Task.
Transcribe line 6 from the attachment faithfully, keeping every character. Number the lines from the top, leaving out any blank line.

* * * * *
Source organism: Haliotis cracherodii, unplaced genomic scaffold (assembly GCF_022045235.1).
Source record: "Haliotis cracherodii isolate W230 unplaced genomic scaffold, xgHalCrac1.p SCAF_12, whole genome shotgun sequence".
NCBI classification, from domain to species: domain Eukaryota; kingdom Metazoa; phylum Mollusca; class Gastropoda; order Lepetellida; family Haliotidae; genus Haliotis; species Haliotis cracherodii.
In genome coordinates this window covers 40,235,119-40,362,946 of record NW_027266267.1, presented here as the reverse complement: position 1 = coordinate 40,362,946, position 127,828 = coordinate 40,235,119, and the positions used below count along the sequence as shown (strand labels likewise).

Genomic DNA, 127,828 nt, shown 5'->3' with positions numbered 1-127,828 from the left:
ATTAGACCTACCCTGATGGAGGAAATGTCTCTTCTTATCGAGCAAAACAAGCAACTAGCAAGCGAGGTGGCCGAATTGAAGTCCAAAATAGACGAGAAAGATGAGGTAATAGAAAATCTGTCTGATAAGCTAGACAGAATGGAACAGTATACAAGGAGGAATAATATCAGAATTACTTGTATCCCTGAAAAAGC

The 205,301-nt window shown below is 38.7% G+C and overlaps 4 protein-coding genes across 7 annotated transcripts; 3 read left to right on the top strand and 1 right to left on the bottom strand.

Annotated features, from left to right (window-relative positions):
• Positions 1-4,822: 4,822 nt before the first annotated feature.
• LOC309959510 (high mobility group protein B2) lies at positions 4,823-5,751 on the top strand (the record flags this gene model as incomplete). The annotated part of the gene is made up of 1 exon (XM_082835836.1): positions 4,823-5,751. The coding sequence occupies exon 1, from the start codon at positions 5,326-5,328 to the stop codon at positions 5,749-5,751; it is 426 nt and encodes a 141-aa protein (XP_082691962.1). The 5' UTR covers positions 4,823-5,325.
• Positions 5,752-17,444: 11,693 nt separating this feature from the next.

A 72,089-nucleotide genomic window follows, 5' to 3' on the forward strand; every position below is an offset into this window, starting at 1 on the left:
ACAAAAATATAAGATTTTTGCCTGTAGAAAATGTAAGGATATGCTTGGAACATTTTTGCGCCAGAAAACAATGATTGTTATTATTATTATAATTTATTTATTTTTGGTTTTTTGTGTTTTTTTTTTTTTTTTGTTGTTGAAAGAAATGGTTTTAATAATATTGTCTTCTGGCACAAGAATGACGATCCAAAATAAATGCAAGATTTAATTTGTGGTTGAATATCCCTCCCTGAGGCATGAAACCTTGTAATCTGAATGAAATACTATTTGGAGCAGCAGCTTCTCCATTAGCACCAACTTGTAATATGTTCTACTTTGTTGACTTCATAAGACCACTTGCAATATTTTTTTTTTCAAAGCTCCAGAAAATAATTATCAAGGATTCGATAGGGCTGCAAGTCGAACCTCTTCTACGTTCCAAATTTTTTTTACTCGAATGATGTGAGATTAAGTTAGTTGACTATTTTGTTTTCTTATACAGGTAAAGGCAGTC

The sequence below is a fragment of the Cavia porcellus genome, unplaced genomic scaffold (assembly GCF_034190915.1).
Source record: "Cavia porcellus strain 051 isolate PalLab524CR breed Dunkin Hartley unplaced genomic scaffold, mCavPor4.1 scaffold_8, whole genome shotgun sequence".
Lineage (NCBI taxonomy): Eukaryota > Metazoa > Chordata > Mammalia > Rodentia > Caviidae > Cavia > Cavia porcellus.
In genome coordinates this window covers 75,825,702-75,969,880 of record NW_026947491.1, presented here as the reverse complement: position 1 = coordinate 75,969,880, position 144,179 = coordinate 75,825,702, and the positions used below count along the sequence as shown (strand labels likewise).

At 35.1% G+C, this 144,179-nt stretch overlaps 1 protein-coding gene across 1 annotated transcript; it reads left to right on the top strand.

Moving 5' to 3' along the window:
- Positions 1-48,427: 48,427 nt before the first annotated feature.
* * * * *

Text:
ATTAGACCTACCCTGATGGAGGAAATGTCTCTTCTTATCGAGCAAAACAAGCAACTAGCAAGCGAGGTGGCCGAATTGAAGTCCAAAATAGACGAGAAAGATGAGGTAATAGAAAATCTGTCTGATAAGCTAGACAGAATGGAACAGTATACAAGGAGGAATAATATCAGAATTACTTGTATCCCTGAAAAAGC